Biliary Colic, causes of Biliary Colic, treatment of Biliary Colic, hospital for Biliary Colic

Biliary Colic

  • Posted on- Dec 26, 2017
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What is Biliary Colic?

Biliary colic, also known as gallbladder attack, is a steady or intermittent pain in the upper abdomen, usually under the right side of the rib cage. Biliary colic mainly occurs when gallstones temporarily block the bile duct during the contraction of the gallbladder. Biliary colic increases the gallbladder wall tension. In many cases, the pain of this biliary colic resolves over 30 - 90 minutes, as the gallbladder relaxes and the obstruction is relieved.

Gallstones are a general case for a common man, because they rarely cause any symptoms and many people are unaware of their presence. Approximately one-third of the population which is affected by gallstones will develop the painful symptoms of biliary colic.

What is the cause of Biliary colic?

Biliary colic happens when the gallbladder contracts and causes a gallstone to temporarily block the duct that drains the gallbladder. Gallstones are hard masses that form in the gallbladder. They can be small and numerous, or large and few. Gallstones form due to chemical imbalances in bile or infrequent or incomplete emptying of the gallbladder.

Increased pressure in the gallbladder causes the pain and discomfort associated with biliary colic.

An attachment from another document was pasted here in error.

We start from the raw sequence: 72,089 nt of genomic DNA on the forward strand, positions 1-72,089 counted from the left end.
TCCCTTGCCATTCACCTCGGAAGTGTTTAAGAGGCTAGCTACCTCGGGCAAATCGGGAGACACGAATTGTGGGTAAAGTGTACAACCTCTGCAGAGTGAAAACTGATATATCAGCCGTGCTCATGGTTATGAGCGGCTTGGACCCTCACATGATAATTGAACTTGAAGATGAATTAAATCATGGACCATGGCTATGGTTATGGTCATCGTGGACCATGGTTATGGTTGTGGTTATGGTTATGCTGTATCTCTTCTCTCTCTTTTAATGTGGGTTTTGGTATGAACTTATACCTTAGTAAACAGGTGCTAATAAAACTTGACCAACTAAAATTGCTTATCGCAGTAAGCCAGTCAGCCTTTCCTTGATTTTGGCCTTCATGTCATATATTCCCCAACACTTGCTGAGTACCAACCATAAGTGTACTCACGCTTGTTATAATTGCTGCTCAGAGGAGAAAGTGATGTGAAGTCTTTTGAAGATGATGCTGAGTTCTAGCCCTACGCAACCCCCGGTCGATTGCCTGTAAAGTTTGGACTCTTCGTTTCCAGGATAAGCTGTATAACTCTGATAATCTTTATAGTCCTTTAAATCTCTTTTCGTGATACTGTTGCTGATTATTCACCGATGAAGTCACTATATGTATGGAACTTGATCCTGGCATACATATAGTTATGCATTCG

1. What are the symptoms of Biliary colic?

The person suffering from biliary colic complains of an ache or pain in the upper-right part of the abdomen. In some cases, this pressure can spread towards the back of the right shoulder. Other symptoms include:

  • Nausea
  • Vomiting

2. What are the main risk factors associated with biliary colic?

The main risk factors associated with biliary colic are:

  • Gender: Women are more likely to develop gallstones than men. This is because estrogen, the female sex hormone, can make gallstones more likely to form.
  • Heredity: A family history of gallstones increases the risk of gallbladder problems.
  • Age: Gallstones are more common in people older than 40.
  • Ethnicity: Native Americans and Mexican-Americans are more prone to gallstones than other groups.
  • Body weight: Overweight or obese people may have more cholesterol in their bile, which helps stones form. Rapid weight loss and fasting also raises the amount of cholesterol in the bile.

3. What can be the possible ways to prevent bilary colic?

To prevent biliary colic, one should take the following prevention:

  • Maintaining a healthy lifestyle
  • Avoiding fatty food and high-fat dairy products
  • Dietary modification

4. How is biliary colic diagnosed?

The standard imaging test is an ultrasound. Your doctor will pass a special wand across your belly. It bounces sound waves off the inner organs and can reveal the presence of gallstones. In some cases, your doctor may order computed tomography (a CT scan), magnetic resonance imaging (MRI), or other diagnostic tests.

5. How is biliary colic treated?

  • The usual treatment for gallstones is surgery to remove the gallbladder. This is known as a cholecystectomy. Laparoscopic surgery, or keyhole surgery, is the most common way to perform a cholecystectomy. It's often performed as an outpatient procedure. In some cases, open surgery may be required. The surgeon makes an incision in the abdominal area. For this procedure, a hospital stay is required during recovery.

If you can't have surgery, your doctor can try other procedures to dissolve or break up the gallstones. In such cases, the gallstones may come back within a few years.


Which specialty of doctor is to be consulted for the treatment of Biliary Colic in India?

Which hospital is to be preferred for the treatment of Biliary Colic in India?


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